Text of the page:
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July 1969

Total Removal of Acoustic Neuroma: Immediate and Long Term Results

Author Affiliations

Brooklyn, NY
From the Neurosurgical Division, Department of Surgery, State University of New York, Downstate Medical Center, Kings County Hospital, and Long Island College Hospital, Brooklyn, NY.

Arch Neurol. 1969;21(1):7-14. doi:10.1001/archneur.1969.00480130021002

CONTROVERSY still exists concerning the most satisfactory method of treatment of patients with a unilateral acoustic neuroma within the cerebellopontile angle. The question, in fact, has been raised as to whether operation should be done at all.1 If operation is performed, "partial removal" still has its advocates,2.3 while others favor "total removal" of the lesion as the operation of choice.412 Other questions unanswered relate to the type of operative approach, preservation of the facial nerve, resection of the cerebellum, and other technical procedures in the operation.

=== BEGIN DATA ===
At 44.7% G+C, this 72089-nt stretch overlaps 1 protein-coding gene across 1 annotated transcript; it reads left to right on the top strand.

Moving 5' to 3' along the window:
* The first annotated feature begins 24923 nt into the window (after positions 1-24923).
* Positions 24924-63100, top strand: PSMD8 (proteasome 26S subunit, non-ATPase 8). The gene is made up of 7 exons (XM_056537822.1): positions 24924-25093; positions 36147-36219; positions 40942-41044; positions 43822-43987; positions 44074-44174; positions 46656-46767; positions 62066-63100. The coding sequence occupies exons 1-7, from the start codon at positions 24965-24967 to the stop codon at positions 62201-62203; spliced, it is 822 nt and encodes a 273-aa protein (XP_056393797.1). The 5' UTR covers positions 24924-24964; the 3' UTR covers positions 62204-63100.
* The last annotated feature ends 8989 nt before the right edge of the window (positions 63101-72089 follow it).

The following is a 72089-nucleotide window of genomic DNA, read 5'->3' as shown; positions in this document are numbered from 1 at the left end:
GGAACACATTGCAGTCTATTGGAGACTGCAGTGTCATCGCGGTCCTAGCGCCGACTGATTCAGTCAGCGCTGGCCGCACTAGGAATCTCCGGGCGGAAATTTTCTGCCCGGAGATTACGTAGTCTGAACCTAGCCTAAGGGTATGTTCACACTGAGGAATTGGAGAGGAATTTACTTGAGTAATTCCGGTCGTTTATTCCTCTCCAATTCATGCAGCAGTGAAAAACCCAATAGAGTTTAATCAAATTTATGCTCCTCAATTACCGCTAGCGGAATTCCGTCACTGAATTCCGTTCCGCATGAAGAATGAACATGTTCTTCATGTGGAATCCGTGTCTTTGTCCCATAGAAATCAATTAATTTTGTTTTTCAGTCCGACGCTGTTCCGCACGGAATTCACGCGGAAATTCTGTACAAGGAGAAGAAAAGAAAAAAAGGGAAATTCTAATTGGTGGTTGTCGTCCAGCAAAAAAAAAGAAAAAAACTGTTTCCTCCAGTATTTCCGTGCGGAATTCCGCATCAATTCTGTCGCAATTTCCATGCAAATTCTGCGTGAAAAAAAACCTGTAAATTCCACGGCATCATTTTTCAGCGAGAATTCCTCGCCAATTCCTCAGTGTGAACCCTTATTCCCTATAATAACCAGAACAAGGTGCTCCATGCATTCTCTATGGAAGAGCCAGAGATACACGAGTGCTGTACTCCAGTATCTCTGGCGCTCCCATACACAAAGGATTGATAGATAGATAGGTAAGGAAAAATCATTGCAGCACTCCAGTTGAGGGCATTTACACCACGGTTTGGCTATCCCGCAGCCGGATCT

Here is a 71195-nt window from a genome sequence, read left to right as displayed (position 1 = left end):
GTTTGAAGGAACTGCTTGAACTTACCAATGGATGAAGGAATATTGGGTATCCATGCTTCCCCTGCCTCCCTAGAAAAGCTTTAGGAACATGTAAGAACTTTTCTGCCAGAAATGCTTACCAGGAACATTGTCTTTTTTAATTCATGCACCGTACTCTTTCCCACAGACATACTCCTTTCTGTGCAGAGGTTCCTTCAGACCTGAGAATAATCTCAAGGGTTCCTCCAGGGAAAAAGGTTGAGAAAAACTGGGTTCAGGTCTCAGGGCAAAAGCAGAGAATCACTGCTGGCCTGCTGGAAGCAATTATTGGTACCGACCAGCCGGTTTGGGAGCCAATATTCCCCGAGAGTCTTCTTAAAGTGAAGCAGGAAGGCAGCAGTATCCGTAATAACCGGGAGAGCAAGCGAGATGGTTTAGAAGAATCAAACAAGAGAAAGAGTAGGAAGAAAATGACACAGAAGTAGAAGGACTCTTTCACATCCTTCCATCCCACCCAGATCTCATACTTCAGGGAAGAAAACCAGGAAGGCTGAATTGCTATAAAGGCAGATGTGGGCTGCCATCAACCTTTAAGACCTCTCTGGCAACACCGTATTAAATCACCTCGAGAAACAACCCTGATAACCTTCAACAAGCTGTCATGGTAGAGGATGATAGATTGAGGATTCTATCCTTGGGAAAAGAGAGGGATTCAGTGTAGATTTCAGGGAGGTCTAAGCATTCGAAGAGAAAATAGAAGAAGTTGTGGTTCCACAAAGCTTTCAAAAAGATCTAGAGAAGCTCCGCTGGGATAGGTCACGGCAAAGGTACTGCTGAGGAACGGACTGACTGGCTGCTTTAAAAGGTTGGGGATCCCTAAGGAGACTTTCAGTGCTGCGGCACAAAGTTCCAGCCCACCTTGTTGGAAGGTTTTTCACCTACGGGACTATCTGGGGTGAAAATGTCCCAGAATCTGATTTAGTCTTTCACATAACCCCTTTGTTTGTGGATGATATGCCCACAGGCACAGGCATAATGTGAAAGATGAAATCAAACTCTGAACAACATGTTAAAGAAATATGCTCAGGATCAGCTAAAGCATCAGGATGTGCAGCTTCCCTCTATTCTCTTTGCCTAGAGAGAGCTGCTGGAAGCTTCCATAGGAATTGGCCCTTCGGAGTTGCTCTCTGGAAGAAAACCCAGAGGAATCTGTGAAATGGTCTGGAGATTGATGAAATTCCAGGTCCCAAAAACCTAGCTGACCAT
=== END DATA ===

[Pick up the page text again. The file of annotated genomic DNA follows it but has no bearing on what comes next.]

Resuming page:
Since all of these different proposals13 le representing various modifications of the usual standard suboccipital approach are intended to influence morbidity and mortality in a beneficial way, it seemed appropriate to review, appraise, and record our data which have been generated solely by the employment of the so-called traditional suboccipital approach for total removal of this particular tumor.

Material  Sixty-seven

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